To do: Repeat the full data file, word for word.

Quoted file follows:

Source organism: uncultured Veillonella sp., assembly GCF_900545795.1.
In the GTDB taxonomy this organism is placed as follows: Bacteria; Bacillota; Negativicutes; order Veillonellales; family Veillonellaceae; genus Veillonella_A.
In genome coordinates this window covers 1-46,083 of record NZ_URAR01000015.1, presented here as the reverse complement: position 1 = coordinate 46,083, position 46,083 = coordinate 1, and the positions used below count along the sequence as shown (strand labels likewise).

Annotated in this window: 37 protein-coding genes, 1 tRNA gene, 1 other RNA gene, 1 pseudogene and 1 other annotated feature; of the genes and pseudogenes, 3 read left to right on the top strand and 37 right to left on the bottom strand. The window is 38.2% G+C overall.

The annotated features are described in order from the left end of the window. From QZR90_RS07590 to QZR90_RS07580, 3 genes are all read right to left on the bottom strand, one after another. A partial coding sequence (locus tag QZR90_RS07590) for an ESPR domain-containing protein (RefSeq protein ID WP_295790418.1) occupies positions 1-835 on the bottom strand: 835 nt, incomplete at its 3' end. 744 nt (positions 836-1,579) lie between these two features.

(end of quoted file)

Source organism: uncultured Veillonella sp., assembly GCF_900545795.1.
In the GTDB taxonomy this organism is placed as follows: Bacteria; Bacillota; Negativicutes; order Veillonellales; family Veillonellaceae; genus Veillonella_A.
In genome coordinates this window covers 1-46,083 of record NZ_URAR01000015.1, presented here as the reverse complement: position 1 = coordinate 46,083, position 46,083 = coordinate 1, and the positions used below count along the sequence as shown (strand labels likewise).

Annotated in this window: 37 protein-coding genes, 1 tRNA gene, 1 other RNA gene, 1 pseudogene and 1 other annotated feature; of the genes and pseudogenes, 3 read left to right on the top strand and 37 right to left on the bottom strand. The window is 38.2% G+C overall.

The annotated features are described in order from the left end of the window. From QZR90_RS07590 to QZR90_RS07580, 3 genes are all read right to left on the bottom strand, one after another. A partial coding sequence (locus tag QZR90_RS07590) for an ESPR domain-containing protein (RefSeq protein ID WP_295790418.1) occupies positions 1-835 on the bottom strand: 835 nt, incomplete at its 3' end. 744 nt (positions 836-1,579) lie between these two features.